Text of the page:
The Ultimate Study Guide
We all have our own stratagems for getting through exams more or less alive. But some shortcuts are, of course, better than others. In this article, I want to share the tips and tricks that every student should know to tackle almost any subject. I recently took up a tutoring job to teach English Language so suffice to say, I’m dubbing myself qualified enough to unveil the secrets.
The first thing you should know is that grades never come naturally. There is no such thing as overnight success or celestial intelligence. Your grades are always the product of sweat, blood (from the papercuts) and a shameful amount of tears, even breakdowns. Without the acknowledgement of this unfortunate fact, I’m afraid all is lost.
Hard work, however, isn’t the only ingredient to the concoctive report card. Organization of self asserts its influence just as effectively. Where does one begin, you ask? I’ll present three simple steps to get you started.
Clutter to Declutter
In this step, assemble all your books and notes in a pile. Fetch a sheet of paper and list all the books you think you need for each subject. If you’re an O Level student, you’ll end up with about ten columns for each subject. Once you’ve got your books in order, place them neatly on your bookshelf or desk and move on to your notes. Ask yourself the following questions when deciding which to keep: Is this relevant? Will it help me on a test? Can I do without it? After the completion of this process of elimination, gather your notes into a folder for easy access and neatness. It’s up to you if you want to categorize them according to the subjects they belong to and get more than one folder. I would recommend the latter.
Formulate a Schedule
This part is my favourite and for all the right reasons. First, you need to divide all the hours in the day according to the tasks or goals that need to be accomplished. For example, set a wake-up time for yourself when you give yourself time to adjust to the daylight and the prospect of a new, productive day. Allot a certain amount of time for homework or past paper practice each day, granting yourself frequent breaks in between. The schedule must include hobbies, a substantial amount of study time and an appropriate bed time. A study published in Journal of Sleep Research demonstrates the strong correlation between sleep problems and poor academic performances among adolescents. For this reason, I do not recommend all-nighters because they do more harm than good in the long run.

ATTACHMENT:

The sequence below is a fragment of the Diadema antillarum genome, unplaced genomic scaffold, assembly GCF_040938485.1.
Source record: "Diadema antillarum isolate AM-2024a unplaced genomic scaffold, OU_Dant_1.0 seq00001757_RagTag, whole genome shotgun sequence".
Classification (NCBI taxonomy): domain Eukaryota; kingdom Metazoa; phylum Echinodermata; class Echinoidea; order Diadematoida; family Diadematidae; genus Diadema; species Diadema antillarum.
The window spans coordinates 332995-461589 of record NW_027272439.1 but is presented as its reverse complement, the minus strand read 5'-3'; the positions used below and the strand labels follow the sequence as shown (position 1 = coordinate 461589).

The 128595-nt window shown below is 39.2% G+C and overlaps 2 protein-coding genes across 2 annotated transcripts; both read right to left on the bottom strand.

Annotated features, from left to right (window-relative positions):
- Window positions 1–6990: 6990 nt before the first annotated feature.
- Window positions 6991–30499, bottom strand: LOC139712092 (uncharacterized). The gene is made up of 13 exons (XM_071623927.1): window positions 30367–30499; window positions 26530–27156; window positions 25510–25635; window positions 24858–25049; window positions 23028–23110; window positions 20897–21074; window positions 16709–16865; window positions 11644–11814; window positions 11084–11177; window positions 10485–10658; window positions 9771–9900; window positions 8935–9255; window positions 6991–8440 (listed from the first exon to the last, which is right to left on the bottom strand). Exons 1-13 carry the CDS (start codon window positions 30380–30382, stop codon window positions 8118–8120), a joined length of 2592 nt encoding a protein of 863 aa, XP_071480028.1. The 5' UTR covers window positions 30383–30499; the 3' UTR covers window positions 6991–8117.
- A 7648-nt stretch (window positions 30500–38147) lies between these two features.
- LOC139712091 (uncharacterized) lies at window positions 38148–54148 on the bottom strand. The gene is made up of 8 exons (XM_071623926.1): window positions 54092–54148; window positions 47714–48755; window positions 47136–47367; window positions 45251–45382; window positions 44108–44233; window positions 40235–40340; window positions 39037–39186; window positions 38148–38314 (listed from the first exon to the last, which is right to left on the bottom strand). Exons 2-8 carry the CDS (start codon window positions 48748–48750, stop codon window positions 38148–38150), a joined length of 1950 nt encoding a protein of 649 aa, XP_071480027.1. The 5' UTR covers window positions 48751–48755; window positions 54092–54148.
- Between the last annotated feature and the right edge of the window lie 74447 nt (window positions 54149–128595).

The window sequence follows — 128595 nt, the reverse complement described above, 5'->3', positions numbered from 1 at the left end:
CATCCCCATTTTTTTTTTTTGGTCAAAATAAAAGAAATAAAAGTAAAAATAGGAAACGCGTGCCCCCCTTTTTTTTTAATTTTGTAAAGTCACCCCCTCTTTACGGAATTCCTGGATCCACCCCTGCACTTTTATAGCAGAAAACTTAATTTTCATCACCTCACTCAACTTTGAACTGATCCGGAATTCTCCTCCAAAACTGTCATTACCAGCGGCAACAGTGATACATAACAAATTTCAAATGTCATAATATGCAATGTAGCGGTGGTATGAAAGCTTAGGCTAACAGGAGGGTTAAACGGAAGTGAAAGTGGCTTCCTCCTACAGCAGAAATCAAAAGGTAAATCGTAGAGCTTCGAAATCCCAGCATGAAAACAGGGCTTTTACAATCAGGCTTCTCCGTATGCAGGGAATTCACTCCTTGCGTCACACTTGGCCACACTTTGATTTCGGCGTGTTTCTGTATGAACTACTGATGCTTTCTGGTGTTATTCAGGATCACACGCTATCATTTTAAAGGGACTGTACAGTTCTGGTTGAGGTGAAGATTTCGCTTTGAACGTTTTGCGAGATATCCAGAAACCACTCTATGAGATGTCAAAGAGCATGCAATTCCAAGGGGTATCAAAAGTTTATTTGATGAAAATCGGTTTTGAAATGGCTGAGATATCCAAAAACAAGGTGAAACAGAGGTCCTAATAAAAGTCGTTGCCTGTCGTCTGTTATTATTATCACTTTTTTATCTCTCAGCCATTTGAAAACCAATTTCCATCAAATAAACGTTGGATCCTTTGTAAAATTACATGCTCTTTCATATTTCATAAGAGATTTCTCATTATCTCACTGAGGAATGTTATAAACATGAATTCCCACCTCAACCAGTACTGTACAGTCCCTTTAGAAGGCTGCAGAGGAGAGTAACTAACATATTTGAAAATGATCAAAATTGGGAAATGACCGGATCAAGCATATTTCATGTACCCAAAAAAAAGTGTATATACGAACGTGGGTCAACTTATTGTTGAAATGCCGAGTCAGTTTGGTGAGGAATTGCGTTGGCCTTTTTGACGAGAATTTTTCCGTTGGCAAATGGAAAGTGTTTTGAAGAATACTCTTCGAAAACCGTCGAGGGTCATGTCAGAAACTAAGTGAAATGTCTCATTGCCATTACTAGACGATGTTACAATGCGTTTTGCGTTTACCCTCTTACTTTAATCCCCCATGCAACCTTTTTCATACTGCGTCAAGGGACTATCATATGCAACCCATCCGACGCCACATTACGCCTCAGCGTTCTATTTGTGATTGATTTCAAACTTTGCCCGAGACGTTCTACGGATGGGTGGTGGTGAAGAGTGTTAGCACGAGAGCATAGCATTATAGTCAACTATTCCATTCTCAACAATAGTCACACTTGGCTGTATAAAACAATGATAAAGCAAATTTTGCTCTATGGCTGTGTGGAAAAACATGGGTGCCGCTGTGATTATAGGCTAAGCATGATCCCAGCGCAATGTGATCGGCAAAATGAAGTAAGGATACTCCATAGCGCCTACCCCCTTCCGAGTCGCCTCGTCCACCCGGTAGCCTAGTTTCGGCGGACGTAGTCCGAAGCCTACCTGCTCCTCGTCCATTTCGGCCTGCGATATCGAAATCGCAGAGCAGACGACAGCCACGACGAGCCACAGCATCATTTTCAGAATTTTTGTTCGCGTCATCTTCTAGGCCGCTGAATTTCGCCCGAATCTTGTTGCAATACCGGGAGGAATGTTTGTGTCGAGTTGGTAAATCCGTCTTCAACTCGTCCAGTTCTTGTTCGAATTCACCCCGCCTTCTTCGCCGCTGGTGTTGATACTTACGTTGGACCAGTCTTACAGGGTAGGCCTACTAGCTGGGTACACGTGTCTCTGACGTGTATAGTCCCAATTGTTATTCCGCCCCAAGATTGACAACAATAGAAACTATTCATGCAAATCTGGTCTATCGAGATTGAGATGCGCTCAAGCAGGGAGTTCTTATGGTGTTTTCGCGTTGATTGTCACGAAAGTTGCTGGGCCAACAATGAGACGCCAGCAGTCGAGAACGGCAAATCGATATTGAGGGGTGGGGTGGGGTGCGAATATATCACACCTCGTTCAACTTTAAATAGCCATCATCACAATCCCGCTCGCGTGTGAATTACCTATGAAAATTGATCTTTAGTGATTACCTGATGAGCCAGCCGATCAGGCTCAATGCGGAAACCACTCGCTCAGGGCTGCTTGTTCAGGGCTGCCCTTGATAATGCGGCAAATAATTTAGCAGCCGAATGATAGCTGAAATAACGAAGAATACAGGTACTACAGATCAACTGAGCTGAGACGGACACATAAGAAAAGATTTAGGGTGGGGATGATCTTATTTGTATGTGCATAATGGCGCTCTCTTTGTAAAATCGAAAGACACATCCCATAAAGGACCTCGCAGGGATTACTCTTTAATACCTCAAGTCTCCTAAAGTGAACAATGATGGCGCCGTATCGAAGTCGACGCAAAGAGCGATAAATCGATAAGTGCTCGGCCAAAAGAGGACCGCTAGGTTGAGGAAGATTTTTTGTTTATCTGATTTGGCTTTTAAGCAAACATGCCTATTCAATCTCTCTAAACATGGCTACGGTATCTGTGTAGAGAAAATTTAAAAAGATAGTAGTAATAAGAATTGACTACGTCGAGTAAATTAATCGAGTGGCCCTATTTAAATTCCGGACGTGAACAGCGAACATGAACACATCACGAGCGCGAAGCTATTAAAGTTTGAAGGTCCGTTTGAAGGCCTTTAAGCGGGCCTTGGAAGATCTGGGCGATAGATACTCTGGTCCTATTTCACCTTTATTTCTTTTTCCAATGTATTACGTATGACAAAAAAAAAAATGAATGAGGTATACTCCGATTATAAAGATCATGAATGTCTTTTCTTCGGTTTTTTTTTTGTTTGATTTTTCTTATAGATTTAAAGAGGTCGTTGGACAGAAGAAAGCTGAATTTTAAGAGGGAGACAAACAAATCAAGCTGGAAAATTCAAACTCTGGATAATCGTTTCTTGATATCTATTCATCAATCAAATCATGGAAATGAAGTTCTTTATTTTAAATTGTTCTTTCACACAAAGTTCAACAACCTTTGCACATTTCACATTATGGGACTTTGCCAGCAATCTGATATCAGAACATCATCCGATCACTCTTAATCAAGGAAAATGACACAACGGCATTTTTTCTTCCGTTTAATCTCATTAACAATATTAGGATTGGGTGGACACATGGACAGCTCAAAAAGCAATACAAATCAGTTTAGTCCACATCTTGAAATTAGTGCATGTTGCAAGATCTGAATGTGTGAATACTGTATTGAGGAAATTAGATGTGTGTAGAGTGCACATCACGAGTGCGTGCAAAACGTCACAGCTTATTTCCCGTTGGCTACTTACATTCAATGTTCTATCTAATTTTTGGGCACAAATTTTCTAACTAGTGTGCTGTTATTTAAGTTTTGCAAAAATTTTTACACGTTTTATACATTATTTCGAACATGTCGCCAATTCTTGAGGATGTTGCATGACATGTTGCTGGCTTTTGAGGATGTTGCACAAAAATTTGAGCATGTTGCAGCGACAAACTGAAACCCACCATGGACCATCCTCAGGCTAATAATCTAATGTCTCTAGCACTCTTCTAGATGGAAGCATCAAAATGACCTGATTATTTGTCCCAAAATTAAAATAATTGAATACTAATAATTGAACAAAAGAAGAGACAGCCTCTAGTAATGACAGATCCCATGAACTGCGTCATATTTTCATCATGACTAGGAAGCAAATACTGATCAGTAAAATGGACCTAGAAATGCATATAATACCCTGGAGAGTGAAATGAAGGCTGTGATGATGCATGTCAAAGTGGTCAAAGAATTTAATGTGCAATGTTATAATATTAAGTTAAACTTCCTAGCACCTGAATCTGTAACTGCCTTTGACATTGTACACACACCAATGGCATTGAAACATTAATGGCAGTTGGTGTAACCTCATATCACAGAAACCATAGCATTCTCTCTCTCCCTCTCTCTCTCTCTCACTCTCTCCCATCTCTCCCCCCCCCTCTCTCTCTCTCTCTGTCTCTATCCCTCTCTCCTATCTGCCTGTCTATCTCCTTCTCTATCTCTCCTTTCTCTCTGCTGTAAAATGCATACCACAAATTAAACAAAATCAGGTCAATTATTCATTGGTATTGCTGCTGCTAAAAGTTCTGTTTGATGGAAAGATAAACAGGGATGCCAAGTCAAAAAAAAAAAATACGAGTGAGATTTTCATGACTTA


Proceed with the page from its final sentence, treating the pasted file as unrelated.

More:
The purpose of the schedule is to gain more control of your time and balance out the hectic student lifestyle, leaving room for other activities which will result in a wholesome experience at school and at home. This will not only improve your grades but reduce stress, possibly resulting in a better relationship with family members and class fellows.
Yes, YouTube. Normally, my response to the involvement of the Internet or social media in the academic sphere would be that it’s a diversion bordering on addiction and devices should be kept well away while solving past papers. However, in this new age of technology and the rising popularity of online tutors, YouTube is the ally, not the enemy.
This stage requires a little self-control. It’s alright to stray for five to ten minutes from Crash Course Biology to the latest episode of Last Week Tonight. The key is mindfulness and awareness of the passing time. Usually though, most YouTube channels make it fun so straying only happens on the lazy days. Speaking of which, I would recommend a lazy day. Put aside one day when you don’t study and it can be any day of the week where you go crazy and binge watch your favourite TV series. That much is allowed if it’s only one day and doesn’t develop into a habit.
These are the three tips that helped me when I was preparing for my O Level and I managed grades good enough to be able to guarantee that they work. I hope they do the same for you.
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Written by Manal Mohsin.
 Published by Science Daily, February 8, 2016.
Cover Photo by: insidehighered.com